Nafeesah Allen, Ph.D.

By Nafeesah Allen, Ph.D.

mbg Contributor

Nafeesah Allen, Ph.D., MIA, is an American writer and independent researcher focused on migration, literature, gender identity, and diaspora studies within the global South. She has a Ph.D. in Forced Migration from the University of the Witwatersrand and a master’s degree in International Affairs from Columbia University.

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January 2, 2023

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An individual’s “personality” refers to their patterns of behaviors, thoughts, and feelings. To help capture the seemingly infinite number of personalities that appear across humankind, researchers have developed models for measuring their most common manifestations.

Many psychologists consider the so-called Big Five personality traits the most reputable. This model states that personality comes down to five core factors: openness, conscientiousness, extroversion, agreeableness, and neuroticism.


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We asked psychology experts to help us unpack the Big 5 personality traits and the ways in which mental health professionals use them.

What are the Big Five personality traits?

The Big Five personality traits are openness, conscientiousness, extroversion, agreeableness, and neuroticism. These five fundamental traits attempt to summarize the human personality on a comparative scale. 

“Personality is defined as someone’s usual patterns of behaviors, feelings, and thoughts. While these usual patterns are complex, there are some personality traits that organize our understanding of someone’s personality,” explains licensed clinical psychologist Ernesto Lira de la Rosa, Ph.D., of the Hope for Depression Research Foundation. That’s where personality frameworks like the Big Five, also known as the Five Factor model, come in.

According to the Big Five theory of personality, all human personalities are composed of these five core personality dimensions, and any individual’s personality boils down to where they fall on each of these five scales. Although not without its criticisms, decades of research have validated this theory.

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The Big Five personality framework was first developed in 1949 by personality psychologist D.W. Fiske. Later, other scientists, including Warren T. Norman, Robert McCrae & Paul Costa, Gene M. Smith, and Lewis R. Goldberg, further developed Fiske’s theories and research.

As with any personality test, there is controversy over the model itself and how it is best applied, says psychotherapist Lee Phillips, Ed.D., LCSW, CST. That said, today the Big Five personality traits are widely accepted as an accurate way of understanding human personality among most psychologists in the United States and in the broader Western world, supported by ample research.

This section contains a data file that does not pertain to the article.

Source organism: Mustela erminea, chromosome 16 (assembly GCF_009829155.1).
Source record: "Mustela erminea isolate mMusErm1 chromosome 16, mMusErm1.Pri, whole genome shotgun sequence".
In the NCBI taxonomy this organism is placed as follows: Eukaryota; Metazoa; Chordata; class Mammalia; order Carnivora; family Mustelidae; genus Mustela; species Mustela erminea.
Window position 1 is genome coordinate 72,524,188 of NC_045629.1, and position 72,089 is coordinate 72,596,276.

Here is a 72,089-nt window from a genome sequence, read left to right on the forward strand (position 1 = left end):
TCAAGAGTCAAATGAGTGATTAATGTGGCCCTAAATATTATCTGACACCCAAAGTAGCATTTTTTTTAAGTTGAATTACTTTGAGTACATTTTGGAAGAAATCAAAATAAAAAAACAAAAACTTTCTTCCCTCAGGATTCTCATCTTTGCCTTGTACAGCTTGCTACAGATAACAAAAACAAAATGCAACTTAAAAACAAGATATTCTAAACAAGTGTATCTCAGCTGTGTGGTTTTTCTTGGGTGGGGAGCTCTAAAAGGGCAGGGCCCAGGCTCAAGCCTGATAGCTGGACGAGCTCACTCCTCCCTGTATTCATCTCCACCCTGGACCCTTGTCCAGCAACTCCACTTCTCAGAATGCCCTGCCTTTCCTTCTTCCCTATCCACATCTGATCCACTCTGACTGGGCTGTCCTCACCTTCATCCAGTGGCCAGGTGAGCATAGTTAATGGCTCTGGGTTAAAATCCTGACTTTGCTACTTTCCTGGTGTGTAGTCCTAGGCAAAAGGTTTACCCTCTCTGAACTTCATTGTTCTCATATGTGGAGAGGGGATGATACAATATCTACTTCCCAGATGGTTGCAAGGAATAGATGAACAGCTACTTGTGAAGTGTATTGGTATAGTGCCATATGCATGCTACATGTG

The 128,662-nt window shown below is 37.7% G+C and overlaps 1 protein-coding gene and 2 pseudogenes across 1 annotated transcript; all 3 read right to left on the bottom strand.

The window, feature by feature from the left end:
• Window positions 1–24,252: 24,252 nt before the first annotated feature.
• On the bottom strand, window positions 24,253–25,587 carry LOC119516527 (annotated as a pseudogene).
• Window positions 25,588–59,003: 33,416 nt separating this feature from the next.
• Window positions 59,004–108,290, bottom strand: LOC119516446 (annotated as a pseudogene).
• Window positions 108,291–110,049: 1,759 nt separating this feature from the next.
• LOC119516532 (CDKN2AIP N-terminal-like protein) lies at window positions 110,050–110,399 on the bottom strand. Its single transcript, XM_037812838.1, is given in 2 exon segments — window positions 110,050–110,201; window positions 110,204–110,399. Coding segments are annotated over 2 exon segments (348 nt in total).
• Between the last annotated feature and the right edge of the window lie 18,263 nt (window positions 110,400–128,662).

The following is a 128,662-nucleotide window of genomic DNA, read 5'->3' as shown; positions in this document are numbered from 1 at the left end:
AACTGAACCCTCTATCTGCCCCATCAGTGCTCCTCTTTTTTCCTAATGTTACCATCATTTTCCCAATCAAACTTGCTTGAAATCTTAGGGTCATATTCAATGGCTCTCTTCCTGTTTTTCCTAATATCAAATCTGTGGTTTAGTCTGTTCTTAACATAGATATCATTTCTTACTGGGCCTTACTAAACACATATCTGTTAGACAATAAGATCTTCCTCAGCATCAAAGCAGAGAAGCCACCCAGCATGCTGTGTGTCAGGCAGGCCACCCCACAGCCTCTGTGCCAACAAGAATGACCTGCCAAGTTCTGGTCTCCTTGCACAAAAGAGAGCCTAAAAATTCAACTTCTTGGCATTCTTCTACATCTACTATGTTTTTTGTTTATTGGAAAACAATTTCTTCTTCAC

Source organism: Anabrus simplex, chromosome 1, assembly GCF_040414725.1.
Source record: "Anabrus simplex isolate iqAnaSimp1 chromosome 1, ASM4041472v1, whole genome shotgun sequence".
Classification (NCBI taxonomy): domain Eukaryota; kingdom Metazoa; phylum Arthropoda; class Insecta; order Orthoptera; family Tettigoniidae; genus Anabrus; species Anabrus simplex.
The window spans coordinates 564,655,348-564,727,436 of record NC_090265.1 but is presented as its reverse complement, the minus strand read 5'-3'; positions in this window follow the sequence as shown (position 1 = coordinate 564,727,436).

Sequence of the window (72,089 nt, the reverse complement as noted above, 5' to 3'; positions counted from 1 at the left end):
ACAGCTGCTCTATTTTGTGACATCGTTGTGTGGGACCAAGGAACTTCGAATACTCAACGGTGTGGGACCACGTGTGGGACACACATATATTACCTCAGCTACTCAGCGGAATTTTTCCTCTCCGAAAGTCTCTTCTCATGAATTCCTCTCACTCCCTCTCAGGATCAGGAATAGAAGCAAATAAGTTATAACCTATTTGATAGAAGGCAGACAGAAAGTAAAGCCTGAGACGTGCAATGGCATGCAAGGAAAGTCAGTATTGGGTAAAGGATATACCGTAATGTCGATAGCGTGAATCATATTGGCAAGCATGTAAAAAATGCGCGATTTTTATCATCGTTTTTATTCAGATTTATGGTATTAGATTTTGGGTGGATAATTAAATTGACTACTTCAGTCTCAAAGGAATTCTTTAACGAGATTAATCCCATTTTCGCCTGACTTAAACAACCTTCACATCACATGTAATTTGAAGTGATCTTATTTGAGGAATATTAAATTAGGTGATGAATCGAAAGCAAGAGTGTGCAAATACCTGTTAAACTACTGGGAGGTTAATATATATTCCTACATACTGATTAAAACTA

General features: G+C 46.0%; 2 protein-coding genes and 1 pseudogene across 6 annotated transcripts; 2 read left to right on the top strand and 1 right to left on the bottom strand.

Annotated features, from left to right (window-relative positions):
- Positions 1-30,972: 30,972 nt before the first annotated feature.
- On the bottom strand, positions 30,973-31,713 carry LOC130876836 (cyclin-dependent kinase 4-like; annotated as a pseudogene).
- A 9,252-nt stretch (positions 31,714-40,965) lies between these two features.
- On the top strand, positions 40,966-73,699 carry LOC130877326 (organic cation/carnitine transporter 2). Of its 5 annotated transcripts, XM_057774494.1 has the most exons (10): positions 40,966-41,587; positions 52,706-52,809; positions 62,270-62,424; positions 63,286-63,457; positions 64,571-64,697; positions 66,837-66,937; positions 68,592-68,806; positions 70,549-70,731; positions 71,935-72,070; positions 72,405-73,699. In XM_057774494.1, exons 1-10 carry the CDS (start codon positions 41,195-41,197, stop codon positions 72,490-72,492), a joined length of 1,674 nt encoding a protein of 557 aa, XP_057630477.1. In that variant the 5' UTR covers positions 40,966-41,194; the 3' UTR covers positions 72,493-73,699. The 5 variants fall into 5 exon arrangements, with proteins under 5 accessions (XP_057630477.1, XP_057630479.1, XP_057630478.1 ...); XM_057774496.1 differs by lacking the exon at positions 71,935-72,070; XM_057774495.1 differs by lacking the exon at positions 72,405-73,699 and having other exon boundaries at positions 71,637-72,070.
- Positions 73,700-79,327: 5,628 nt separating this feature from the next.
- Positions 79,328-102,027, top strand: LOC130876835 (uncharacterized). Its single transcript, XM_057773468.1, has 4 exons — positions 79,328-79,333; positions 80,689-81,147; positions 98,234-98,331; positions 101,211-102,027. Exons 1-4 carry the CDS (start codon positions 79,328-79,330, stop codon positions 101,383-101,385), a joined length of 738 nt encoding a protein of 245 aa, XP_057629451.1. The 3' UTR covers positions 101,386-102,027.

And as one 2020 paper in The Wiley Encyclopedia of Personality and Individual Differences notes, “The five factors have provided a framework for understanding psychopathology. Neuroscience has identified neural correlates of the five factors, and cross-cultural research has underscored how people across the globe are both similar and different.”

Below is a breakdown of each of the Big Five personality traits: 

Openness to experience represents intellectual curiosity, creative imagination, and valuable insights. This trait includes thinking outside the box and being willing to learn new things. 

According to Lira de la Rosa, “People who score high on openness tend to enjoy trying new things, playing with complex ideas, and considering alternative perspectives. Those who score lower on openness may dislike change, trying new things, and dislike abstract concepts.”


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Conscientiousness indicates organization, productivity, responsibility, and impulse control. Highly conscientious people have goal-oriented behaviors. Phillips says, “Conscientiousness measures the organizational skills of the individual. For example, it looks at how careful, deliberate, and self-disciplined they are. Conscientiousness looks at the foretelling of employee productivity.”

According to Lira de la Rosa, those who score high on conscientiousness may spend more time preparing for things. They pay close attention to detail and enjoy a set schedule. “However, those who score low on conscientiousness may dislike structure and schedules and may procrastinate on important tasks,” he says.